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We have 6 differently colored balls and 4 boxes labelled 1 through 4. How many different ways can we fill the boxes using the 6 balls such that no box is left empty?

We can ignore the boxes for now, and consider grouping the balls into 4 different groups, which we can do $\dbinom{6}{3,1,1,1}+\dbinom{6}{2,2,1,1}=6\cdot 5\cdot 4+6\cdot5\cdot3\cdot2=120+180=300$ different ways. Then given one of these combinations of balls, there are $4!$ different ways to deposit them into the boxes, leaving a possible $300\cdot 4!=7200$ different ways. I am unsure of where I misplayed my cards here.

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    $\begingroup$ You must have. Even if you allow for empty boxes, you cannot get more than $4^6=4096$ ways. The overcounting comes from this: for example, if the colors are R(ed), O(range), Y(ellow), G(reen), B(lue), P(urple), then the grouping where R,O,Y are in the same box but G, B, P are separate is calculated (as it should be) $4!$ times, but then the grouping where $R,O,Y$ are in the same box but $B,G,P$ are separate are calculated $4!$ times again, even though those are the same ways as before. $\endgroup$ Apr 11 at 19:20
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    $\begingroup$ The solution of the problem is $4!{6\brace4} $ where the last symbol stays for Stirling number of the second kind. $\endgroup$
    – user
    Apr 11 at 19:20
  • $\begingroup$ It's been like 6 years since I've thought about Stirling numbers, yikes! thanks for the help friends $\endgroup$
    – oshill
    Apr 11 at 19:38
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Labeling the colors $A,B,C,D,E,F$ for conciseness, and using an ordered list of sets of colors to represent how the boxes were filled with balls, consider the arrangement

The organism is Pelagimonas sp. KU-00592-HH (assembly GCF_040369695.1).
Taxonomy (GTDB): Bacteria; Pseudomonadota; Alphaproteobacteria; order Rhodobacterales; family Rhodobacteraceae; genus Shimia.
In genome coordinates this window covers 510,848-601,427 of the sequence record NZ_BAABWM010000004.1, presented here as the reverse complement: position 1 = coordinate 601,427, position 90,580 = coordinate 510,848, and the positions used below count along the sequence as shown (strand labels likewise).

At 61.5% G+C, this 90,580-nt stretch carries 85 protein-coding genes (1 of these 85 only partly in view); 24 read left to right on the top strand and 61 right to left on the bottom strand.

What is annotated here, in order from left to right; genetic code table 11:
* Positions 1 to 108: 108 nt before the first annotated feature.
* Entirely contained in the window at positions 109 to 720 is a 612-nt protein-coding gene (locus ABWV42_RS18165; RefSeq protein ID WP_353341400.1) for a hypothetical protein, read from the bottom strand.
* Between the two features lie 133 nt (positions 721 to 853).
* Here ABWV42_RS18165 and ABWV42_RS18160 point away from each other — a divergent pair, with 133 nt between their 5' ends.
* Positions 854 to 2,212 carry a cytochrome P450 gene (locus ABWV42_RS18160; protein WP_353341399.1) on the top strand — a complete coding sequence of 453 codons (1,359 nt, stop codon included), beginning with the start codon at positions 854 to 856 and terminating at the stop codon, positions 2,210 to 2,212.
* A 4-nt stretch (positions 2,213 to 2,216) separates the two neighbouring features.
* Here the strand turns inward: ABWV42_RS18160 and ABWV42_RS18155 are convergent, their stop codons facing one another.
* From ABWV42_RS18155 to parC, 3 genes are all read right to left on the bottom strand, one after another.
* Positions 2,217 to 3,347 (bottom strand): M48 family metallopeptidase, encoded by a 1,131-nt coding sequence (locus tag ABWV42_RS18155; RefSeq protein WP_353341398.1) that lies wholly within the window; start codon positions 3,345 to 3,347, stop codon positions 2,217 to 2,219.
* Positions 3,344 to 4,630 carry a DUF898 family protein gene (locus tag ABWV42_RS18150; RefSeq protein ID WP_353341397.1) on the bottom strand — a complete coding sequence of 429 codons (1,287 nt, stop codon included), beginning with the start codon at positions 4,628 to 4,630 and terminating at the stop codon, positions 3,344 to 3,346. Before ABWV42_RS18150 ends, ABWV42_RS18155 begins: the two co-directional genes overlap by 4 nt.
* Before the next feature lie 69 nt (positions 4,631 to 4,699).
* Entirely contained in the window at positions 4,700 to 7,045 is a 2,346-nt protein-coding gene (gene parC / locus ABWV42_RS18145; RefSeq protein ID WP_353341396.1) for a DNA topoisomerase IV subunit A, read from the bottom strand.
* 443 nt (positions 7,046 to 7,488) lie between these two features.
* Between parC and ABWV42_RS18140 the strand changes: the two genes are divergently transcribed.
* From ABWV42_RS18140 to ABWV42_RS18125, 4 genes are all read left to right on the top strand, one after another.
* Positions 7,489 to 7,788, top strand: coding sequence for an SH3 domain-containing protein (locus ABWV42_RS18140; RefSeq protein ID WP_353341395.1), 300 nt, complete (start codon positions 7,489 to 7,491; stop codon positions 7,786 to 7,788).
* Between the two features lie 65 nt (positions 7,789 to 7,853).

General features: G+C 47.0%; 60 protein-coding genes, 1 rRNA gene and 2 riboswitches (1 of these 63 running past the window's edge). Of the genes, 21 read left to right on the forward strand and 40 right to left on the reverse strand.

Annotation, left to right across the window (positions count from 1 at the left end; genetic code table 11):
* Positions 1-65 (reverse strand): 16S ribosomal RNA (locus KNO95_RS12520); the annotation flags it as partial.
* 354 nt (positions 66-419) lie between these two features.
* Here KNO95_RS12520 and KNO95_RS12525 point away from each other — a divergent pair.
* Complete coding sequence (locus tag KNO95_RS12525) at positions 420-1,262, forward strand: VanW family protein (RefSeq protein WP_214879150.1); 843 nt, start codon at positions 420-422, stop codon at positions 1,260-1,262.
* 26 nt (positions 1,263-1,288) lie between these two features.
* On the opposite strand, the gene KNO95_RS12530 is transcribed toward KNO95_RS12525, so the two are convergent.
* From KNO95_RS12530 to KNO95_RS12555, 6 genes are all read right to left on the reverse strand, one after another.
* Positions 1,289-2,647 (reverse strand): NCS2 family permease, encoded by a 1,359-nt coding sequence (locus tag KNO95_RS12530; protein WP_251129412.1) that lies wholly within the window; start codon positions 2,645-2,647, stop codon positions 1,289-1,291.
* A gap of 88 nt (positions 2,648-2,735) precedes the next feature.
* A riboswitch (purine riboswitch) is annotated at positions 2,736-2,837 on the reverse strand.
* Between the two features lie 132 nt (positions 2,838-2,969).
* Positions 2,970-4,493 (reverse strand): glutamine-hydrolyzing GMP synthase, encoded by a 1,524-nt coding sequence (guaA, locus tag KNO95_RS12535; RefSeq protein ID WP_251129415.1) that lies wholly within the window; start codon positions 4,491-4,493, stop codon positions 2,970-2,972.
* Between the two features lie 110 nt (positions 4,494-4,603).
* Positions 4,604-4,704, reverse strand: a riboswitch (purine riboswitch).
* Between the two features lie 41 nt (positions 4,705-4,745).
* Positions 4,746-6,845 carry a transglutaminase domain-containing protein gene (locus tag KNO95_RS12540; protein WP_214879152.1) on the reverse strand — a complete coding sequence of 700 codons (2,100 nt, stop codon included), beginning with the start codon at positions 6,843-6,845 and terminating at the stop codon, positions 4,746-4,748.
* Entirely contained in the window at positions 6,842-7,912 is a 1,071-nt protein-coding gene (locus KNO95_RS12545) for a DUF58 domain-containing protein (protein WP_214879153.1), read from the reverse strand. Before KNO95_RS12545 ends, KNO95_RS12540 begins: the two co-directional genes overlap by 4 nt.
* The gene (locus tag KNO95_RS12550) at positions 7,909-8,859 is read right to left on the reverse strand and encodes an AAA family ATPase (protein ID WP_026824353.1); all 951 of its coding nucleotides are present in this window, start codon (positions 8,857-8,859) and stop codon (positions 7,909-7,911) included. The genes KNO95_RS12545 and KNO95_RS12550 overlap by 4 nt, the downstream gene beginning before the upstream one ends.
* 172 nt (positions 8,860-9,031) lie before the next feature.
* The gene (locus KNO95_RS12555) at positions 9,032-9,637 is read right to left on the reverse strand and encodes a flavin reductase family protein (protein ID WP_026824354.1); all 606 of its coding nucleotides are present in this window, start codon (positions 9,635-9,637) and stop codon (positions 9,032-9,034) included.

$$ \{A, B, C\}, \{D\}, \{E\}, \{F\}. $$

You have counted this arrangement six times.

One way you counted it was by making the grouping $ \{A, B, C\}, \{D\}, \{E\}, \{F\} $ and putting these sets of balls in the boxes in exactly the order they are listed here (i.e., the identity permutation). Another way you counted it was by making the grouping $ \{A, B, C\}, \{E\}, \{D\}, \{F\} $ and swapping the middle two sets before putting the sets of balls in the boxes. The other four ways you counted this arrangement correspond to the other four permutations of the last three subsets.

Dividing by $6$ won't help, because you counted each of the groupings such as $ \{A, B\}, \{C, D\}, \{E\}, \{F\} $ exactly four times.


A correct count:

Each of the $\binom{6}{3,1,1,1} = 120$ groupings of the first kind can be distributed into boxes in $\binom 41 = 4$ different ways (choose which box gets the set of three, but keep the relative order of equal-sized sets the same). Each of the $\binom{6}{2,2,1,1} = 180$ groupings of the second kind can be distributed into boxes in $\binom 42 = 6$ different ways (choose which boxes get sets of two, etc.).

So that's a total of $$ 120 \cdot 4 + 180 \cdot 6 = 1560 $$ arrangements.

Note from the comments that $4!{6\brace4} = 24 \cdot 65 = 1560.$

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  • $\begingroup$ Right, so reminding myself how to construct the choice function I realized I overlooked the implicit ordering attached to it. Thanks! $\endgroup$
    – oshill
    Apr 11 at 19:45
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Leaving out Stirling numbers of the second kind, (which needs that you should have a table of such numbers), expanding on your approach, all that is needed is to multiply each of your terms by another multinomial coefficient that counts how the two patterns can be permuted between boxes, thus

$\dbinom{6}{3,1,1,1}\dbinom{4}{1,3} +\dbinom{6}{2,2,1,1}\dbinom{4}{2,2} = 1560$

This can be done mechanically even in half-sleep !

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